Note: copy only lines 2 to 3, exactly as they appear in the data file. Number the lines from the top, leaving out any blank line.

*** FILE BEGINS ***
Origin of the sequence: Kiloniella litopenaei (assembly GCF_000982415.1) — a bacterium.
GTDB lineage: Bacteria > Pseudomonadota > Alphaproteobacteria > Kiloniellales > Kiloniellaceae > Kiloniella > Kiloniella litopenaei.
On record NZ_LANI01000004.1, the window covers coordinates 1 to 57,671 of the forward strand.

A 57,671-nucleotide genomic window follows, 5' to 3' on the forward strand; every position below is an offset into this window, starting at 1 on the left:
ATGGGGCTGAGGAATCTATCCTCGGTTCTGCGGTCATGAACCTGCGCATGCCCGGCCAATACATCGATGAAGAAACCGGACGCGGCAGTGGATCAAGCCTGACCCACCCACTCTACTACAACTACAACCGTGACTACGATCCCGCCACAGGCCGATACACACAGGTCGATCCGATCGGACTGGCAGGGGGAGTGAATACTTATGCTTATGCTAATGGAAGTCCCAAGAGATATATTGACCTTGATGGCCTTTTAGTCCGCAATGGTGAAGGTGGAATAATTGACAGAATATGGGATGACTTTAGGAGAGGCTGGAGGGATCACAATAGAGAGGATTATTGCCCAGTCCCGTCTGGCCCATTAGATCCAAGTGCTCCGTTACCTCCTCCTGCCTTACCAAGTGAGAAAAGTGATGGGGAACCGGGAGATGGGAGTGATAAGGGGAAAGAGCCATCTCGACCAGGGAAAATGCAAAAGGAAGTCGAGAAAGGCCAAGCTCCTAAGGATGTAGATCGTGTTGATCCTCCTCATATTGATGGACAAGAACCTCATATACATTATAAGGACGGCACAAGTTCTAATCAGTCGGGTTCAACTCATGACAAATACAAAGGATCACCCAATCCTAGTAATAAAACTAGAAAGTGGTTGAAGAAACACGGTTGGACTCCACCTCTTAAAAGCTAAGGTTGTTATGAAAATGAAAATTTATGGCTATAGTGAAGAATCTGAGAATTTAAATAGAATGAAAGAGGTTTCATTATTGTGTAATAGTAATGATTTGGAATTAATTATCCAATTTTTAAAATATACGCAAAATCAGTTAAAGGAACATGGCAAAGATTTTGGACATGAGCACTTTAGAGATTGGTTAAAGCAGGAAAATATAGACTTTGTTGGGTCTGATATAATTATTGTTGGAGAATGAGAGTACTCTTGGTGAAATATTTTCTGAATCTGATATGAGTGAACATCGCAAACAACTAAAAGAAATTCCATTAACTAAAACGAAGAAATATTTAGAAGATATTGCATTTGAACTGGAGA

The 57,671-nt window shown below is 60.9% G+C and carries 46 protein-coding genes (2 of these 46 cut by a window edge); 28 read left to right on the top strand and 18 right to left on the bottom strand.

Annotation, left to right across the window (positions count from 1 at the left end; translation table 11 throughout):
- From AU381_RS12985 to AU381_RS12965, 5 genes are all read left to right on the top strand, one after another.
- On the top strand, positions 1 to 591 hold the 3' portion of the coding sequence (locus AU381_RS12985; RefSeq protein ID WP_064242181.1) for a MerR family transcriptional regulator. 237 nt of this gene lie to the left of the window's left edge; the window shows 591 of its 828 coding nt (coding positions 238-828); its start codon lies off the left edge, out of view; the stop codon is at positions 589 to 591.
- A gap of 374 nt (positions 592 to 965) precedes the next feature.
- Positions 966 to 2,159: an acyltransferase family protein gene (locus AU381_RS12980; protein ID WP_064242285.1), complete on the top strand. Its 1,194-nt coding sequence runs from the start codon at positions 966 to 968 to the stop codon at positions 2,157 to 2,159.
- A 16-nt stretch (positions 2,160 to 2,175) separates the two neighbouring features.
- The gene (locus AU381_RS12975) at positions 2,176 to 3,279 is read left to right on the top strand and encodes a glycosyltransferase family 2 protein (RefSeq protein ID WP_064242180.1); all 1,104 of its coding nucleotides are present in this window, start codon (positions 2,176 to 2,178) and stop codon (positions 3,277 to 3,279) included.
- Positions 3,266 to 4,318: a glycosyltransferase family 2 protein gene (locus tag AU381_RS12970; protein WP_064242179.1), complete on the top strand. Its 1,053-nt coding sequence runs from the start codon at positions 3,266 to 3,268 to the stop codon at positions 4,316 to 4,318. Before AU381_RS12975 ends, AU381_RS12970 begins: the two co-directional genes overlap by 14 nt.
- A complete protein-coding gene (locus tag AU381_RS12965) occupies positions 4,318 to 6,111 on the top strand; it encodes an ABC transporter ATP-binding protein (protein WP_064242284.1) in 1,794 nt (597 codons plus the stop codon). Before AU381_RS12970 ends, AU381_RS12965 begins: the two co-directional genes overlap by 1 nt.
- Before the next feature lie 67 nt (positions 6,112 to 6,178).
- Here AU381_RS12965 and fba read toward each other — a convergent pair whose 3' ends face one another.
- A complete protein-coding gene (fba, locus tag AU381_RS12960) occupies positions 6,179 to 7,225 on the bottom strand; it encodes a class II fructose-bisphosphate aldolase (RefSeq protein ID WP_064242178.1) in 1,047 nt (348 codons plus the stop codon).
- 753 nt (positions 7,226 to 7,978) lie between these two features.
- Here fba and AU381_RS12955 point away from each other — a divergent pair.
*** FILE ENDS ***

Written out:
GTDB lineage: Bacteria > Pseudomonadota > Alphaproteobacteria > Kiloniellales > Kiloniellaceae > Kiloniella > Kiloniella litopenaei.
On record NZ_LANI01000004.1, the window covers coordinates 1 to 57,671 of the forward strand.